So there you have it! 10 top reasons why FRuGaL remains a 4-letter word in a high-consumption society. The bottom line for most of these is the conspicuous fact that many could not care less, and if they wish to work until they’re as old as Methuselah, good on them!

I’m sure you can think of even more, right? What is your frugal-phobia?

Thanks for reading! Please join the discussion and leave a comment below.


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8 Replies to “10 Top Reasons People Are Frugalphobic

  1. Thanks for the mention.

    My FRuGaL fear is of going in the opposite direction. I’ve deliberately kept myself away from the Mr. Money Mustache forums because the one thread about folks using rock salt, instead of deodorant on the armpits, freaked me out! (Not real deodorant with rock salt in it, which is somewhat of a fad, but like a rock or crystal that lasts for years.)

    Happy New Year!

    1. Happy New Year to you! I guess that’s one item I hadn’t thought of trying. I’m usually pretty sparing in my usage (use only the minimum needed and don’t waste it) so I didn’t see that as a big money waster. Was it the idea of the rock itself or the discussion that freaked you out? I took a look and saw some interesting comments — some called it a hippie rock — others saying their coworkers didn’t complain about “smell.” Ha ha. MMM certainly has some more intense ideas that save him money, and I have to assume they work for others, so it’s not too surprising to see.

      Thanks for commenting!

  2. The comments in the MMM forums go way beyond what Pete, himself, would do I think.

    It’s the hippy thing but it also seems to me like frugality for the sake of frugality. I’ll spare you some of the more “personal” of personal hygiene stuff the women discuss but it’s pretty out there.

    1. Yeah, I guess that’s why he calls it a cult — because they’re really into it on a deeper level. That’s what sets him apart, though. For some of his more common savings ideas, most have come to the same conclusions on their own. It’s the “out there” ideas that draw attention, the sense that you have to be a bit renegade. I’m not on that level by any means, it’s enough that people think we’re nuts to keep our house at 64 in the Winter and 81 in summer. (Mrs Rybo would go even farther — I’m the holdout.)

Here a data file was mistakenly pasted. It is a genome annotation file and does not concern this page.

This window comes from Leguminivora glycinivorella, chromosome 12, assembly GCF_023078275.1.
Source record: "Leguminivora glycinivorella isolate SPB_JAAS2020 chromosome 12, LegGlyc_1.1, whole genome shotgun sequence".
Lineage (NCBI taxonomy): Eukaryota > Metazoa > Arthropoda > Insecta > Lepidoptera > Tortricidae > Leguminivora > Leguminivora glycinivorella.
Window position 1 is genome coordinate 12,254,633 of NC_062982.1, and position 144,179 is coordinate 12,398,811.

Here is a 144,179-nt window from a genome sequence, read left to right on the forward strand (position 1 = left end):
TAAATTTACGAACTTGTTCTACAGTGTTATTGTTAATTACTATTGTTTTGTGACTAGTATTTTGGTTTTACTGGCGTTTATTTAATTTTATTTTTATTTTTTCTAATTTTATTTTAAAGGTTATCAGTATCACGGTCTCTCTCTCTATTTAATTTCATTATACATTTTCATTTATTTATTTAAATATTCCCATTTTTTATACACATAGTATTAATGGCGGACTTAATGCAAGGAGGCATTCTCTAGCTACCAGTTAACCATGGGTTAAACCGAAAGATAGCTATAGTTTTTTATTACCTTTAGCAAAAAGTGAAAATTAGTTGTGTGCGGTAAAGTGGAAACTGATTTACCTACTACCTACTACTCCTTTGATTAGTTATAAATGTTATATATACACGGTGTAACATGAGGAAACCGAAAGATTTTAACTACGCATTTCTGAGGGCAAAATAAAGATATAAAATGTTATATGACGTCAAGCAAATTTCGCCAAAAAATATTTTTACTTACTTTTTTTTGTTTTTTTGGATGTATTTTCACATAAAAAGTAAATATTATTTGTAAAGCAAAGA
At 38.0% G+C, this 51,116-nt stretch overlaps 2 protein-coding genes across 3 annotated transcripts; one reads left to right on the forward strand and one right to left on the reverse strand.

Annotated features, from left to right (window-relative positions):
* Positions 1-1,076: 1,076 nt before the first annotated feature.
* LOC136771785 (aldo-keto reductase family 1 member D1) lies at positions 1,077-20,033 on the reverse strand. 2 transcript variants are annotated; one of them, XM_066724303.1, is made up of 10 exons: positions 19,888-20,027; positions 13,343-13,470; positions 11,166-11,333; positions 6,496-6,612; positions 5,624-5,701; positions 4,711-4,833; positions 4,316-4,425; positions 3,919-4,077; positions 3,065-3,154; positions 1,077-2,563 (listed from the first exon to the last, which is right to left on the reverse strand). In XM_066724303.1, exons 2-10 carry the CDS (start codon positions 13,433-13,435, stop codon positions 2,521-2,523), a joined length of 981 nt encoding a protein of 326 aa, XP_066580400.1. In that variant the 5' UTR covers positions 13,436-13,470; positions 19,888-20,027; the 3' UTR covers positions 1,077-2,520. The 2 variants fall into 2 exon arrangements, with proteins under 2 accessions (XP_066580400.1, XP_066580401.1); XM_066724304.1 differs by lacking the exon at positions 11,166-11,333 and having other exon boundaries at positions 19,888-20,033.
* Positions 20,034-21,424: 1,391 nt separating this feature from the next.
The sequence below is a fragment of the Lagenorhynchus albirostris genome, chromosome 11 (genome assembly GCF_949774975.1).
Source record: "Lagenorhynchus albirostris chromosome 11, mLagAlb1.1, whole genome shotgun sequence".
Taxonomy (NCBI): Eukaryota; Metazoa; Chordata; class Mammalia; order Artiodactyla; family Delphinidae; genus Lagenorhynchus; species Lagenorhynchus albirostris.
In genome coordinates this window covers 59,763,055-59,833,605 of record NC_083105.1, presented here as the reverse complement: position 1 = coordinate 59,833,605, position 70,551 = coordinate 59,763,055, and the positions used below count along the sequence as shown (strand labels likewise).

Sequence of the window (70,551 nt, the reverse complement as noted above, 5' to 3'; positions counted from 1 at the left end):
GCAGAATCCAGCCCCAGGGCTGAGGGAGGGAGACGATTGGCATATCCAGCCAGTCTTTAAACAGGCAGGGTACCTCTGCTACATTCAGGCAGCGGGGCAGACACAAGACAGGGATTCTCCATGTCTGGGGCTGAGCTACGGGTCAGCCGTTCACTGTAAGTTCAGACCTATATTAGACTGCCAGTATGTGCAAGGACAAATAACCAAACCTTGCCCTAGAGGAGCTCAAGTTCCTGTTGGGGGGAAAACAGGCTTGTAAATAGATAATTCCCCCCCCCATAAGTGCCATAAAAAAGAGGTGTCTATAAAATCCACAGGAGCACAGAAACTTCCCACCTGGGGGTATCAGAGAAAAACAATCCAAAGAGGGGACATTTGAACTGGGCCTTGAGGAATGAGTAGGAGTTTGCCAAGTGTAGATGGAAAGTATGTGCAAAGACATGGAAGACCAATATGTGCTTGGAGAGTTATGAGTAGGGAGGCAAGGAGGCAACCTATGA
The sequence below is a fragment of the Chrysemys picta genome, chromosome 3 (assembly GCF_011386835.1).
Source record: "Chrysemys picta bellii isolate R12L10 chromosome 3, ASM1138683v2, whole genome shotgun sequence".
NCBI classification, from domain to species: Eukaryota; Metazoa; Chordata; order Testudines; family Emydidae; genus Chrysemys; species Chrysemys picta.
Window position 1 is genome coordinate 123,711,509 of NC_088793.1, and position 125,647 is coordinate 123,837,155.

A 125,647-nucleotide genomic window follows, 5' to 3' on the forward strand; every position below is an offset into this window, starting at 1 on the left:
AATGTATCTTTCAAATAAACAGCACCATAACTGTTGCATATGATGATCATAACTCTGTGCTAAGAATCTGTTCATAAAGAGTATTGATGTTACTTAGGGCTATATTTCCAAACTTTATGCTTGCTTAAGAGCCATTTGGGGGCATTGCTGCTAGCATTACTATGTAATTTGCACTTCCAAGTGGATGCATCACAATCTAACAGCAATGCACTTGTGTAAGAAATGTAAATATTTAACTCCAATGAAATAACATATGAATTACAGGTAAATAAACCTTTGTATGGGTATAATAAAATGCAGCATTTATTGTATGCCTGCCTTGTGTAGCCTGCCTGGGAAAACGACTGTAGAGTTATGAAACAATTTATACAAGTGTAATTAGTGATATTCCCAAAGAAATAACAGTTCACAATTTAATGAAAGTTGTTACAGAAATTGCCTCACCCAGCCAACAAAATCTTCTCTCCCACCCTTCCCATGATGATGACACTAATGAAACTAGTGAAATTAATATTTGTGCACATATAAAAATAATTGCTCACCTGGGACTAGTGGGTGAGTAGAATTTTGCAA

3. AWESOME LIST!

    Obviously frugality is the name of the game for me, but it isn’t for most people my age (25) that I interact with. For some reason the younger person’s mentality when presented with alot of money is to flaunt it because they have it. They believe that this money is going to be a consistent flowing stream that never runs out. They never prepare for the “what-if I get fired?” or “what if my job becomes obsolete?”

    I actually had a funny encounter with one of my close buddy/co-workers the other week. I brought a PB&J for lunch and they bought their typical $10 food truck lunch. When I asked why they buy everyday instead of bringing on occassions, and the response was “because I am not poor.” They are also the same person that told me they are going to retire at 50, yet have auto loan debt, a tiny emergency fund, and investing in the single digits to their retirement accounts.

    I am not sure when/why being frugal ever became something that is looked down upon, but I like to believe it is just the result of people who are insecure with their own finances, making them put down others who seem to manage their money well.

    Great post!

    1. It’s almost like there’s a certain power-feeling when you have more money to spend. For me, I didn’t start making a good income until a little later in life. I had to live frugally in my 20’s because I had no choice. But once I started making a decent income — I forsook that and started spending more than I should have in some areas “because now I have the money, I can do what others do that I couldn’t before.” The problem there was that I was embarrassed that I simply couldn’t afford to do what others could, I didn’t have a frugal mindset as a way of life. And when confidence is high and things are going well, it’s a lot easier to forget the future! I was just ignorant, too — I didn’t learn proper investing habits early enough. That’s why it’s WAY better to be informed and to get started early as a matter of principle.

  4. Rybo – Thank you so much for the shout out!

    I especially appreciate your Comfort Level point. I’ve found that purposely making myself uncomfortable is a major key to long-term happiness and growth. It’s the philosophy of the Stoics.

    Of course, I do this in moderation and in a reasonable way because nobody wants to be uncomfortable all the time, but a bit of discomfort is a good thing. For instance, I’m about to go running outside when it’s below freezing and I’m definitely going to be uncomfortable. I try to do one or two moderately uncomfortable things every day, so that I later appreciate the comforts that I have.

    1. Thanks @Mr. Freaky Frugal. I have to admit … my wife is better at the discomfort thing than I am. She also runs regardless of whether it’s colder out than Antarctica (unless it’s icy). She also used to keep her heat at 55 degrees in winter before we got married (“before” being the operative word, there). It’s at a near-balmy 64 when I’m home — Florida weather. But when I’m out, it gets turned down some more. Once the bill comes in, though, it makes a pretty big difference.

Thanks for reading! What say you?